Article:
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Draft Q & A with Andy Seiler

I spoke with SB Nation draft guru Andy Seiler the other day, and he was kind enough to answer a few of my questions. For those who don’t know, Andy runs, and he’s published the 2010 MLB Draft Notebook, available via the left sidebar on his blog. It is the best guide on the 2010 draft you’ll find anywhere, including 755(!) players from across the nation. It’s a great way to get a leg up on the next generation of prospects. I received my "copy" last night, and it’s a tremendous piece of work. At just $9.99, you really can’t go wrong. It’s the biggest bargain since some other SB Nation site released an e-book. Pick it up.

Anyway, on to the interview:

First of all, your upcoming 2010 MLB Draft Notebook includes 750 players. How the hell did you find the time?

I'm not sure I do have the time. I've only gotten about two to three hours of sleep a night over the last seven to ten days, and I'm still punching out reports. I wanted to keep the information as current as possible, so losing sleep seems to be the answer.

I can't remember a draft where there was less differentiating the value of the fourth pick and the 40th. How do you differentiate between these guys? When you evaluate guys do you find yourself gravitating toward certain types of players when there aren't huge chasms separating talents?

It really depends on the person with this one. Different people like different indicating factors. In general, scouts like college pitchers more based on their secondary stuff, since their upside is generally not as high. With college hitters, it's about true tools that aren't helped by conditions such as a metal bat. Down at the high school level, differentiating is almost all about tools, though that's purely opinion. I personally differentiate pitchers based a lot on changeups and a feel for spinning a breaking ball, even if it's inconsistent. At the plate, I'm looking a lot at their swing and consistency with their tools. I think there's more of a difference in the top 10 or so guys this year, and then it's muddy from 11 to about 55 or 60.

In general, the Mets' drafts seem to have been very hit-and-miss during the Minaya regime, with there being more misses than hits. Do you think this is solely due to a refusal to commit resources to the draft or a problem with those making the draft day decisions (Rudy Terrasas and Omar Minaya)?

It's a problem of both. Any time that a scouting director has his job security publicly discussed in the press is going to make bad decisions, and that is just magnified by the lack of resources he's given. It just shows a sad reluctance to build for the future, because almost everyone in that front office feels their job is on the line. They try to behave like their jobs aren't on the line, but I can tell you right now that Rudy Terrasas is going to be drafting like his job is on the line, because his job was publicly threatened last offseason. That is all to say that everyone is to blame in one way or another, but it's really the overall tension in the decision-making process that doesn't help.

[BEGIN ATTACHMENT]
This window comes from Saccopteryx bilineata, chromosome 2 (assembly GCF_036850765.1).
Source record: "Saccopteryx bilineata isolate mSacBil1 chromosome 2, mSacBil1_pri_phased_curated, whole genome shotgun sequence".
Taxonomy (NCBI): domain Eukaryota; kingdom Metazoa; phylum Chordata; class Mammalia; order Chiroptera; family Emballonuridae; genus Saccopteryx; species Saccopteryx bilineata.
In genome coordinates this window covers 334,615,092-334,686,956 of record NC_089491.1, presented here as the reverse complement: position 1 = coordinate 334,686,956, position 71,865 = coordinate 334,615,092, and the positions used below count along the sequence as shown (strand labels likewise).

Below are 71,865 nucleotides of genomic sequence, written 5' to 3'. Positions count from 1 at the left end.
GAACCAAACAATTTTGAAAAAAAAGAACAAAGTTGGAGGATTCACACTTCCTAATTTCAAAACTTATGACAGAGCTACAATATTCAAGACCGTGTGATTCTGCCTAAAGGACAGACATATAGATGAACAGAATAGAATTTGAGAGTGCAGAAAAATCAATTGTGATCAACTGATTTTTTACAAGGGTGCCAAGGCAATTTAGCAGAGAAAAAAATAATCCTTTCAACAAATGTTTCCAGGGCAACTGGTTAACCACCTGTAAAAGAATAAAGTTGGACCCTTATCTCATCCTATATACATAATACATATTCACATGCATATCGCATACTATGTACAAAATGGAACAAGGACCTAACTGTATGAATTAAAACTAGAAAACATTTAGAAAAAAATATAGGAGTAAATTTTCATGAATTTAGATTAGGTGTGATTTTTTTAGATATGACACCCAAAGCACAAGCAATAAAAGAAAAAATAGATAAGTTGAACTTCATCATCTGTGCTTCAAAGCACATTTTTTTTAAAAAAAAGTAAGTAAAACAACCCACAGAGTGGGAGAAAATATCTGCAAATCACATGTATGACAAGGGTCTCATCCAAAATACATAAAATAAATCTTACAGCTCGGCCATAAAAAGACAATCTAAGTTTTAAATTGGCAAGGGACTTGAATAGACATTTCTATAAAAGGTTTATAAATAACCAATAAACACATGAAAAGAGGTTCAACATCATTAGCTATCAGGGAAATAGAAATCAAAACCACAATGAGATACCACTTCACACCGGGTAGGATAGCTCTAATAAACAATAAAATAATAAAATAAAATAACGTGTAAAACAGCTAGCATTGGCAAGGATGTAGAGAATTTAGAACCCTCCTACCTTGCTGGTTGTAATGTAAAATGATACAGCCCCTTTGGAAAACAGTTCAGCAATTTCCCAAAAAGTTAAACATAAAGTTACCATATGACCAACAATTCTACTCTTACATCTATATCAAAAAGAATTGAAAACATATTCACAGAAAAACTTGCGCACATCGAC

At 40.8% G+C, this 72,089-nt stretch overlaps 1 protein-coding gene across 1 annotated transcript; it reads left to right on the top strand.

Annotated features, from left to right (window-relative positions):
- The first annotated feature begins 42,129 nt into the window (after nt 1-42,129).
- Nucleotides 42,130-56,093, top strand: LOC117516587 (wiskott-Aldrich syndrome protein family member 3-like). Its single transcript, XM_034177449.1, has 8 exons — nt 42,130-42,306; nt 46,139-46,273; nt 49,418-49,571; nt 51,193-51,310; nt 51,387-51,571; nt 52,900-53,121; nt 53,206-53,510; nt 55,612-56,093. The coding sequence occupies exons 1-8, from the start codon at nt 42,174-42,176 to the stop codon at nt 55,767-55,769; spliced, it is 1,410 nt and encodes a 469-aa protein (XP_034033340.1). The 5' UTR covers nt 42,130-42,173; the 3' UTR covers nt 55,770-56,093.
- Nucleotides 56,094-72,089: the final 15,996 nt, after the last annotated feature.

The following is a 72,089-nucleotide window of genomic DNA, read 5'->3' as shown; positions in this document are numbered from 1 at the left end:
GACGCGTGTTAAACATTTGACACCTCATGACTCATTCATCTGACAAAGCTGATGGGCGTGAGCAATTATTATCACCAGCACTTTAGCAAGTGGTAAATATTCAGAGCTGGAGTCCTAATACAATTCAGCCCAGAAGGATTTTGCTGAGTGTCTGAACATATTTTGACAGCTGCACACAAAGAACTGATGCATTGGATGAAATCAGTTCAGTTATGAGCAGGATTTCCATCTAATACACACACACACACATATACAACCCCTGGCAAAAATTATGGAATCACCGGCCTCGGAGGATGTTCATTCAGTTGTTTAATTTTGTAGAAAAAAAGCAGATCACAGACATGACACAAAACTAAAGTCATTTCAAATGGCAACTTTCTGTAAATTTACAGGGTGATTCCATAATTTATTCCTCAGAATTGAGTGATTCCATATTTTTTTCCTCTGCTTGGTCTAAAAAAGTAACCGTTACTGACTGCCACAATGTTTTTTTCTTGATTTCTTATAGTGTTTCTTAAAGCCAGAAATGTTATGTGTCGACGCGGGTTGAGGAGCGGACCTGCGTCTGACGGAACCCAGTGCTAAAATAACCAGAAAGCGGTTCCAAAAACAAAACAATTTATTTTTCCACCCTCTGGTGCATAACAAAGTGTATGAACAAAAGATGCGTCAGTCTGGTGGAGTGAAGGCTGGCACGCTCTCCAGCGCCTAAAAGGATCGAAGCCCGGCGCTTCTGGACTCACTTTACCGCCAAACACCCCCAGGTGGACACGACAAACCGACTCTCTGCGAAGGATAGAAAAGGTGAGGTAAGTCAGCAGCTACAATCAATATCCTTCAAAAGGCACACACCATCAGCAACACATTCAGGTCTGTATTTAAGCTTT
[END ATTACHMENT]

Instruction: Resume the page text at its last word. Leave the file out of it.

All right, let's go into some specifics. The Mets have been linked to a bunch of different guys. Here are the guys I've seen most often: Zack Cox, Bryce Brentz, Matt Harvey, Karsten Whitson, Deck McGuire, and Christian Colon, with whispers about Brandon Workman, Kolbrin Vitek, Asher Wojciechowski, Dylan Covey, Michael Choice, Josh Sale, and Mike Kvasnicka recently. If you were the Mets' scouting director, which of those guys would you pick (as opposed to who you think they'll go with)?

Of all those names, I'd choose Josh Sale. He has the best overall bat in this class behind Bryce Harper, and I would want that any day, even if he's limited to left field in the long run. He's just a special hitter, and that is valuable on the field and in trades, since a scouting director's job is to provide talent for both sides of that game.

And if the draft goes exactly as you anticipate in your mock and you could have your pick of anyone, not just the players listed above?

Still Sale with Cox right behind him. There are a lot of names to like, but price is a factor for them.

Is there a chance the Mets could do something completely unexpected? Like a Tony Sanchez moment?

I think there's a chance, but in general, I think they won't be picking conservative in the first round to save money for later, like the Pirates did a year ago. They'll be picking conservatively because they are conservative in their overall spending. I think it will be hard for them to really surprise insiders with a pick, as there are plenty of options that are legitimate picks, so it's really about ruling out guys that will want more than slot money in their pick.

Just for fun, who's one player you think could go a lot higher than anticipated on draft day and one player who you think will disappoint?

I think that Anthony Ranaudo will actually go higher than expected, and Nick Castellanos might go lower than expected for different reasons. They're both great players, though, and I'd take either in my organization.

Do you have any favorite sleeper candidates on Day 2 of the draft?

I like Kyle Blair more than most, and I think he can be a quality starting pitcher at the Major League level. His career at San Diego has been solid, and he has better stuff than the more highly-regarded Sammy Solis.

A big thank you to Andy, and remember to pick up your own copy of the 2010 MLB Draft Notebook.